Global Conquest

Strategy 1992 Dos Dosbox Microplay Software Board games Alternate History

Armchair generals rejoice!

While seemingly straightforward on the surface, a little bit of time spent with Global Conquest soon reveals that it is a surprisingly deep and enjoyable strategy game that offers a lot to the kind of gamer who enjoys the likes of Risk or Empire Deluxe. The basic concept is simple enough, requiring four players (who may be computer or human controlled) to discover territories and conquer them in order to conquer the world and emerge victorious. The world is randomly generated each time you play, with the usual mix of mountains, oceans, forests, swamps and other such environments. Once you have your playing field, players add in various military units including infantry, submarines and aircraft carriers, with spies also available to steal secrets from your opponents. There are also financial considerations to factor in, with the creation of new units requiring funds from your treasury and with new money coming in by expanding your empire. As far as tabletop boardgame-style strategy fests go, this one is pretty decent stuff. The bland visuals might prove off-putting to many, and they are undeniably weak, lacking in detail or personality but if you can get over this, you'll find a deep and rewarding slice of strategy fun that makes for an entertaining ride. The interface is straightforward enough to pick up which makes things appealing while the array of units and options also adds in some much appreciated depth and variety and which is supported by the random nature of the world. Of course, it's a lot better when you have human opponents to play against but the computer puts up a decent fight so if you're looking for a challenging and enjoyable strategy game, then take a look here.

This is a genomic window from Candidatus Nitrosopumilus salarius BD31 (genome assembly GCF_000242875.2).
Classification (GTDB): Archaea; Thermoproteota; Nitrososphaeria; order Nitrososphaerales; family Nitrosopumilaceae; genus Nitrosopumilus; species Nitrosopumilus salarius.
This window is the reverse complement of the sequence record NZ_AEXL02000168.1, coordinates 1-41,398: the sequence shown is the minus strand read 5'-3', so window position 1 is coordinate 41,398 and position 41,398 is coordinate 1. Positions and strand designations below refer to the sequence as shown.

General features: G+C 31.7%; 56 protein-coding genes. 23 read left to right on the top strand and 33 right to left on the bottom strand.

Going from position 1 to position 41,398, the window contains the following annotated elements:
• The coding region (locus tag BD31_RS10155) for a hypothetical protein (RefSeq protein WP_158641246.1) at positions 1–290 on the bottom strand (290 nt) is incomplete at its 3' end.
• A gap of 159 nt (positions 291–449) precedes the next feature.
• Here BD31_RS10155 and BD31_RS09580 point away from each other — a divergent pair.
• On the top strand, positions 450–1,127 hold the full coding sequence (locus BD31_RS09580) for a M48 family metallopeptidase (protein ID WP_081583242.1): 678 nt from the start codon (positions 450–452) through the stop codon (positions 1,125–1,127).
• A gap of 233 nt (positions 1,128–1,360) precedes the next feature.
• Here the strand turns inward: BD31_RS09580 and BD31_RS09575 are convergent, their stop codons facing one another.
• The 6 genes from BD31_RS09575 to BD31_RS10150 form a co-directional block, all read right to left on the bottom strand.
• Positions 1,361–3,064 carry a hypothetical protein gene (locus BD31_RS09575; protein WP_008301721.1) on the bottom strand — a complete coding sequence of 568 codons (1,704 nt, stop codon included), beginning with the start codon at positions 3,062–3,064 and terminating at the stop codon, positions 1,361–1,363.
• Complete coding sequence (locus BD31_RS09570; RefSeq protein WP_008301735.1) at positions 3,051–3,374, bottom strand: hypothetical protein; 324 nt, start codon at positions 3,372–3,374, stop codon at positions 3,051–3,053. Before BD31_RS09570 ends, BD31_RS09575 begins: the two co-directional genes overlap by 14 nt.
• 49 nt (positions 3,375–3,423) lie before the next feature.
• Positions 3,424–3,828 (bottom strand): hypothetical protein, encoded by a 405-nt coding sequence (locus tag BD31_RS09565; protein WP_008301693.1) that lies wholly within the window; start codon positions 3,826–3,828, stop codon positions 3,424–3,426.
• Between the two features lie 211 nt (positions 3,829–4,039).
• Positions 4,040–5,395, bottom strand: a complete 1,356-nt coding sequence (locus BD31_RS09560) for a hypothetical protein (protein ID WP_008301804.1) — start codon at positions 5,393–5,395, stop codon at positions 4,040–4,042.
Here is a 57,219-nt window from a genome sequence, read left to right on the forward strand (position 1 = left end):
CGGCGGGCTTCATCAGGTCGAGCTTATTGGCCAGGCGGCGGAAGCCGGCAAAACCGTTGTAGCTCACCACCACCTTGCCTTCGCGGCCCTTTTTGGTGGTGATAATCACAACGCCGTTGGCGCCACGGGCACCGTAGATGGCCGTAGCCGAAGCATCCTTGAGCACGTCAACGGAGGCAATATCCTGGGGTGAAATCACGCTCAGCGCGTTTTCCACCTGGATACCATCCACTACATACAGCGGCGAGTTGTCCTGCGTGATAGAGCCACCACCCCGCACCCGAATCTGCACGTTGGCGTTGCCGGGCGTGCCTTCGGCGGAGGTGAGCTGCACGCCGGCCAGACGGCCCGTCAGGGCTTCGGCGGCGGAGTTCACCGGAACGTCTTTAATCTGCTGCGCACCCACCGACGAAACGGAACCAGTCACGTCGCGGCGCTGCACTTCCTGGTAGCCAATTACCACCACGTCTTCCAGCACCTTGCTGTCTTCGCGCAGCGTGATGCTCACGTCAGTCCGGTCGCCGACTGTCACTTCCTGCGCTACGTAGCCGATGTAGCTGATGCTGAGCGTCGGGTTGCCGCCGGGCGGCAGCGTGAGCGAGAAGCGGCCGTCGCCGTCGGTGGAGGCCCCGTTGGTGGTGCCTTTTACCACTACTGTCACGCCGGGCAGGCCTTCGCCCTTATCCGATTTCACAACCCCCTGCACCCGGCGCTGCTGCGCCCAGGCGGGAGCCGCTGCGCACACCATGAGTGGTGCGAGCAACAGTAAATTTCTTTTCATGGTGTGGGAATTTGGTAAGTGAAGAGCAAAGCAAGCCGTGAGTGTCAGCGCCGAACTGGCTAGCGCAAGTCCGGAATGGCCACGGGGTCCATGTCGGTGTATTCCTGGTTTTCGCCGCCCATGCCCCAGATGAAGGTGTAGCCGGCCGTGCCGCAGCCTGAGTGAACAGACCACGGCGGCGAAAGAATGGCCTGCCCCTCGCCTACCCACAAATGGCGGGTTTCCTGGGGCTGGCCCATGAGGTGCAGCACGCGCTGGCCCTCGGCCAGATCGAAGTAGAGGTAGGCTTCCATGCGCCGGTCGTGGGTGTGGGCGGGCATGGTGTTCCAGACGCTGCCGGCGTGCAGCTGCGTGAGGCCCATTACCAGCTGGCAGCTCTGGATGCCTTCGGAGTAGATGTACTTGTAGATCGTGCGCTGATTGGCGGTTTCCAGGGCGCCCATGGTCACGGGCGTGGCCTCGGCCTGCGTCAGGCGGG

Tabletop strategy/war game still relatively playable

Like many of its brethren of the époque, Global Conquest manages to create a very enticing simulation, played as a genuine war game controlling the entire spectrum of elements, economic, strategic and even tactical in an asynchronous turn based style. With these games the quest is for a good deal of playability and choice of the level of micromanagement that you want to have on your hands, and, truth be told, Global Conquest strikes a good balance. What I don't really find enticing was the less than good graphics, precisely the representation of some of the units which can be very easily confounded with others. This can lead to very unfortunate scenarios where you think you are advancing your motorized units and instead are doing so with pedestrian units, leaving them to be slaughtered by the enemy. Other than this slip up, I found the game more than ok, particularly the interesting blend of real scenarios with imaginative interpretations of some historic missions that are not that well documented. Give it a try if you're a fan of tabletop simulations. This one is not half bad for its time.

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